Reflections on the Exceptional Treatment of Agriculture
in the WTO

Tim Josling

Published: 30.11.2010  〉 Volume 59 (2010), Supplement, 19-32  〉 Resort: Articles supplement 
Submitted: N. A.   〉 Feedback to authors after first review: N. A.   〉 Accepted: N. A.

ABSTRACT

The GATT gave special treatment to agriculture by allowing quantitative import restrictions when domestic output was also controlled, and made an exception to the ban on export subsidies by allowing them for primary products, subject to somewhat weak and imprecise conditions. Both were concessions to the operation of domestic farm policies in developed countries, primarily the US and the UK and later Canada and the EU, and full advantage was taken of these legal exceptions. Subsidies in general had been treated leniently in the GATT with merely the obligation to notify if they impacted upon exports. Domestic subsidies for agricultural products had significant impacts on both imports and exports and were seen to be a significant part of the trade problem, but operated under minimal constraints. So the exceptional treatment of agriculture in the GATT had led to a dysfunctional trade regime.

The Uruguay Round faced up to the inchoate conditions on world markets and the deterioration of trade relations that these exclusions allowed. The Agreement on Agriculture (URAA) specifically banned quantitative restrictions on imports, except those introduced to guarantee access and banned new export subsidies, capping and reducing existing expenditures on the programs and the volumes that could be subsidized. Domestic subsidies that were deemed to be most trade-distorting were capped and modestly reduced. The Doha Round would, if completed, eliminate export subsidies, severely limit the ability to provide trade-distorting support, and reduce the bound tariffs by a considerable extent.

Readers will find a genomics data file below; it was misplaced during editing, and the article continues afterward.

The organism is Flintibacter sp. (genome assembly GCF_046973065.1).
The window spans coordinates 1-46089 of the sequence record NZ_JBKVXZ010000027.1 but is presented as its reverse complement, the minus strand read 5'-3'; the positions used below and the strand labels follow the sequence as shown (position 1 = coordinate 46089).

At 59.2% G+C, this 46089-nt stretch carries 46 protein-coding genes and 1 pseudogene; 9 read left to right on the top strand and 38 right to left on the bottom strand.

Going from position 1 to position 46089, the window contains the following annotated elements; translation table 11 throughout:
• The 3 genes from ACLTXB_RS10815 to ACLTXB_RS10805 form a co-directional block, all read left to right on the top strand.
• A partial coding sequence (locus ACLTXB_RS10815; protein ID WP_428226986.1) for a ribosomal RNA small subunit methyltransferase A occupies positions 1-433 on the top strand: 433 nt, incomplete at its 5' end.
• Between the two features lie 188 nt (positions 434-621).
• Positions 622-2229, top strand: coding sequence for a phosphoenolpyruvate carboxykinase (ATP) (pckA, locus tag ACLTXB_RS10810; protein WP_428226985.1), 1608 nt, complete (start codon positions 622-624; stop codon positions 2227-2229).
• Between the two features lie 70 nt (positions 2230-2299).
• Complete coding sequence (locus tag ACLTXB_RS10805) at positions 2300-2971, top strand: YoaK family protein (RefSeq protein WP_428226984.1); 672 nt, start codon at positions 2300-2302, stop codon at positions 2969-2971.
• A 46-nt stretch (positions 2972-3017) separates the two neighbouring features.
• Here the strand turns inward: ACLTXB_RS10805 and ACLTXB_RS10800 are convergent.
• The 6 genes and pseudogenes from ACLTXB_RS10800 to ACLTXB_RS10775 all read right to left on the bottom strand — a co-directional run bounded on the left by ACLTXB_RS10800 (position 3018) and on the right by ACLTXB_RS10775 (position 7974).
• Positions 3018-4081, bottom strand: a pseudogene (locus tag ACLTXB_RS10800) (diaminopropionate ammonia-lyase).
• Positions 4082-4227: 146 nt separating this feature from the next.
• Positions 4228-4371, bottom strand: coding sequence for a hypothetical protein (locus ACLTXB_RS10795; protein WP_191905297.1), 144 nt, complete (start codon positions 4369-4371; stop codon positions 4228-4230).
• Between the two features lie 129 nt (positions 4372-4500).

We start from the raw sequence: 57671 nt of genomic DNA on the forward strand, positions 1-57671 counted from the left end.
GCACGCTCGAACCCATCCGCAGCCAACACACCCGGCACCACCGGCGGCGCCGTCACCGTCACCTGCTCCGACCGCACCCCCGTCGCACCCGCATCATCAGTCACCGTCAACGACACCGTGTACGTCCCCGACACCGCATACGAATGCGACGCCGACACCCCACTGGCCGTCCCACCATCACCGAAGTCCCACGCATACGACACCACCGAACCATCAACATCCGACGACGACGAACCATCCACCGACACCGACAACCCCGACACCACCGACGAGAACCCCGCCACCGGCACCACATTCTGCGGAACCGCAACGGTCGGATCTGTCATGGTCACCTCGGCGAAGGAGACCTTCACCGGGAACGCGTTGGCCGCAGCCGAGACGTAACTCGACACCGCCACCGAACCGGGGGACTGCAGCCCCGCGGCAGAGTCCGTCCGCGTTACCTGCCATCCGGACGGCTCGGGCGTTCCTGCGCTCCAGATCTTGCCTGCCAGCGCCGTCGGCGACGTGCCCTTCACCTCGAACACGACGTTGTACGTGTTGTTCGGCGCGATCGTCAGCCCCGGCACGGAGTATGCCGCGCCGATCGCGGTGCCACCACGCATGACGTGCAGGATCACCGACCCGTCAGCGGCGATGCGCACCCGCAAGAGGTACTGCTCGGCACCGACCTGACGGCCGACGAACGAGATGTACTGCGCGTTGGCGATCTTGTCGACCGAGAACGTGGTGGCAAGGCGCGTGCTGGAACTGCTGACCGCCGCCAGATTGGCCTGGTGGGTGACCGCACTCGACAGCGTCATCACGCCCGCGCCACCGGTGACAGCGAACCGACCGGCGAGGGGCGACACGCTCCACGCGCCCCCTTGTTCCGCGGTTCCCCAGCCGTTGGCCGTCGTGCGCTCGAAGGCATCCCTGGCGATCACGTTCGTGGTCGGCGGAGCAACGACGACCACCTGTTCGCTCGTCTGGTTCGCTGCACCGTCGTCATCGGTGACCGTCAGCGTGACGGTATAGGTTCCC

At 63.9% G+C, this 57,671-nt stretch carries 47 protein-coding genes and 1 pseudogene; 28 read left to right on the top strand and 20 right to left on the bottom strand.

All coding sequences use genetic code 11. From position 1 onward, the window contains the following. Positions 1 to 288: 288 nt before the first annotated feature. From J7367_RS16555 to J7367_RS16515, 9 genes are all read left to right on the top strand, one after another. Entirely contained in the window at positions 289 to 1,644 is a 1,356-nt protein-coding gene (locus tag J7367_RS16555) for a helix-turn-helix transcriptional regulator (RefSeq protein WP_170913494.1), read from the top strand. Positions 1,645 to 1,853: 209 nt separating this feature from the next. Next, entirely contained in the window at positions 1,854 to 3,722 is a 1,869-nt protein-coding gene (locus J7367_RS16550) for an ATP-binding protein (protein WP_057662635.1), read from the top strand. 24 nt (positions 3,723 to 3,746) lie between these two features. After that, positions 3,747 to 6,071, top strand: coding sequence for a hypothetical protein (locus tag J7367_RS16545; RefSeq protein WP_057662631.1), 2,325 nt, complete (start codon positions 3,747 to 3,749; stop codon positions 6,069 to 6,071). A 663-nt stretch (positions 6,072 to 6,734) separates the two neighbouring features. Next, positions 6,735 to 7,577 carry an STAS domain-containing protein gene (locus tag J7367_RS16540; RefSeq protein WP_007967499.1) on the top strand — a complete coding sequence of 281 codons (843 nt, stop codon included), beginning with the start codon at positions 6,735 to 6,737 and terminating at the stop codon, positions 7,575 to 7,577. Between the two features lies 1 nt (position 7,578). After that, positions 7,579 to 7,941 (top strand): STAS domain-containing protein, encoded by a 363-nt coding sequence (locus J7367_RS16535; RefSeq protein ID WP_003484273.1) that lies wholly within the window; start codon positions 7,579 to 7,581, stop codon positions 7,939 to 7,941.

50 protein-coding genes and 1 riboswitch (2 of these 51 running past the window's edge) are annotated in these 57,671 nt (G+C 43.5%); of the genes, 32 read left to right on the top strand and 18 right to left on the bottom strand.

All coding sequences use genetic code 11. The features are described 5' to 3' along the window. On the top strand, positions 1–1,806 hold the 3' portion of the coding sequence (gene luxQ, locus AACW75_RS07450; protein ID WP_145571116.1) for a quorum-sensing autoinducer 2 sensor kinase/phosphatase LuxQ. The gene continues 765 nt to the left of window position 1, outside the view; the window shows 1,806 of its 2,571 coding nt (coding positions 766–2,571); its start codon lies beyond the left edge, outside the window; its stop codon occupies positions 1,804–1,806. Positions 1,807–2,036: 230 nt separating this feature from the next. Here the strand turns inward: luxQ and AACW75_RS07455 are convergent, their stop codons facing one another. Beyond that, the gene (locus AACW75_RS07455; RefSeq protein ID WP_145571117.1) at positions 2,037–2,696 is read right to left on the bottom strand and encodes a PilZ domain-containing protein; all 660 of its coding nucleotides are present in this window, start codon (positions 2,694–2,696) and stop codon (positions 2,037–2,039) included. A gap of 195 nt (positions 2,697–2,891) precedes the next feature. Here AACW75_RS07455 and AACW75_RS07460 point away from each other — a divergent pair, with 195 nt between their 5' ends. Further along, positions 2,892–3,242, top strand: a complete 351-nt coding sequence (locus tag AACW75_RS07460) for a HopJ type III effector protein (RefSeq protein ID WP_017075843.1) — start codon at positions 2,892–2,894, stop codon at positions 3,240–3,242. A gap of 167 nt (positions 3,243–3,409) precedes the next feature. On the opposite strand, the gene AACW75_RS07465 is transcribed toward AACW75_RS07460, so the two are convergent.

The URAA was negotiated at a time when the US and the EU were the main players in the agricultural policy space and it represented a way of disciplining trade to avoid conflicts and reduce protection. Domestic policies were reformed in a way that was consistent with the URAA constraints. If the Doha Round is successful, most of the special provisions for agriculture will no longer be needed. But at that stage the URAA may inadvertently hamper the process of developing trade rules that meet new challenges.
CONTACT AUTHOR
PROF. TIM JOSLING, PHD
The Europe Center
Freeman Spogli Institute for International Studies, Encina Hall, Stanford University
Standord, CA 94305, USA
e-mail: josling@stanford.edu
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